How To Find Importance

Do you struggle with feeling unimportant? Invisible? You love your family, your church, your job. Yet it all feels mundane at times—like it’s not enough. You find yourself frequently disillusioned and pining for more. But how do you find it?

I feel that way sometimes. Even though I know the trap of self-pity and bruised pride, there it is again–the disappointment, the frustration, the loathing at my own failure to succeed and my ambition to do something extraordinary.

Why is my self-worth continually bound up in my productivity and popularity? I blame my culture, of course. The fast-paced suburban lifestyle can steer the best of us toward a pattern of materialism and competitiveness.

No convent or spiritual retreat can rid the soul of the quest to accomplish, to achieve greatness, to pursue and conquer —-what, exactly? Does success make me a better believer or just make me feel better about myself? (Temporarily.)

As a life-long follower of Jesus and his teachings, I know all the correct responses required to fight the battle against low self-esteem and disillusionment:

  • I am created in God’s image (Gen. 1:27)
  • God knew me in my mother’s womb (Ps. 139:13)
  • God created me for a purpose (1 Cor. 10:31)
  • I am fearfully and wonderfully made (Ps. 139:14)
  • My body is a temple of the Holy Ghost (1 Cor. 6:19)
  • God has a plan for my life (Jer. 29:11)

Okay, okay. I know I’m important because God says I am. He died for me. Then why do I keep striving? Why do I still want to believe the lies of do more, be more, get more.

This age-old conflict has played out since the Garden of Eden: Adam was cursed to do physical labor, which he would never finish; Eve was cursed to strive with her husband, yet she would maintain the desire to control him. While blessed with children, she was cursed with the struggle to balance love with discipline and heartache with delight; she would always desire to do more for her family and always feel like she hadn’t done enough. Sounds familiar, doesn’t it?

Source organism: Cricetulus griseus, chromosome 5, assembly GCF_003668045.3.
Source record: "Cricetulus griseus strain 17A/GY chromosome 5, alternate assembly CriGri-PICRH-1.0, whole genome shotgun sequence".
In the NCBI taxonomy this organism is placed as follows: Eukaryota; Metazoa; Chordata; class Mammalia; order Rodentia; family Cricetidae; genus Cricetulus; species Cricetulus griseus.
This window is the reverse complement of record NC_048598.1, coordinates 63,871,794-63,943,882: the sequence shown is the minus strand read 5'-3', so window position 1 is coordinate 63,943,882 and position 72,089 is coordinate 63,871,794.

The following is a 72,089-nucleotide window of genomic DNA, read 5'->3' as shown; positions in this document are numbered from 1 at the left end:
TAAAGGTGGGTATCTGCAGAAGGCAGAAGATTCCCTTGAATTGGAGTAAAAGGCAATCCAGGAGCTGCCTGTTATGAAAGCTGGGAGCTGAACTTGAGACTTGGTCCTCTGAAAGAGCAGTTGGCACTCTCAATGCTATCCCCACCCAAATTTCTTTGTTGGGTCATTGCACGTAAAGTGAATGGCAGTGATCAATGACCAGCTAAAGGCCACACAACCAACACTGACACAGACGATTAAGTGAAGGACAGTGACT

Her children would experience the same angst. When God explicitly instructed them in the art of worship—how to have a spiritual relationship with God, Cain and Abel responded differently. Longing for God’s acceptance, Cain brought the best he had produced (not what God demanded, but a lovely accomplishment, nonetheless). Abel brought exactly what God required–a dead lamb, a life sacrificed, with none of his own accomplishments attached at all. God rejected Cain’s offering and accepted Abel’s. (Was God showing them that spirituality has nothing to do with what you can accomplish?)

This rocks my world. So it doesn’t matter what I actually do in life? It only matters if my worship is to God? That will make me feel important?

Take notice of some phrases spoken by Jesus when his listeners struggled with their own importance (and I’ll bet they struggled with their activities and ambitions, too!):

  • he who loses his life will find it (Mtt. 10:39)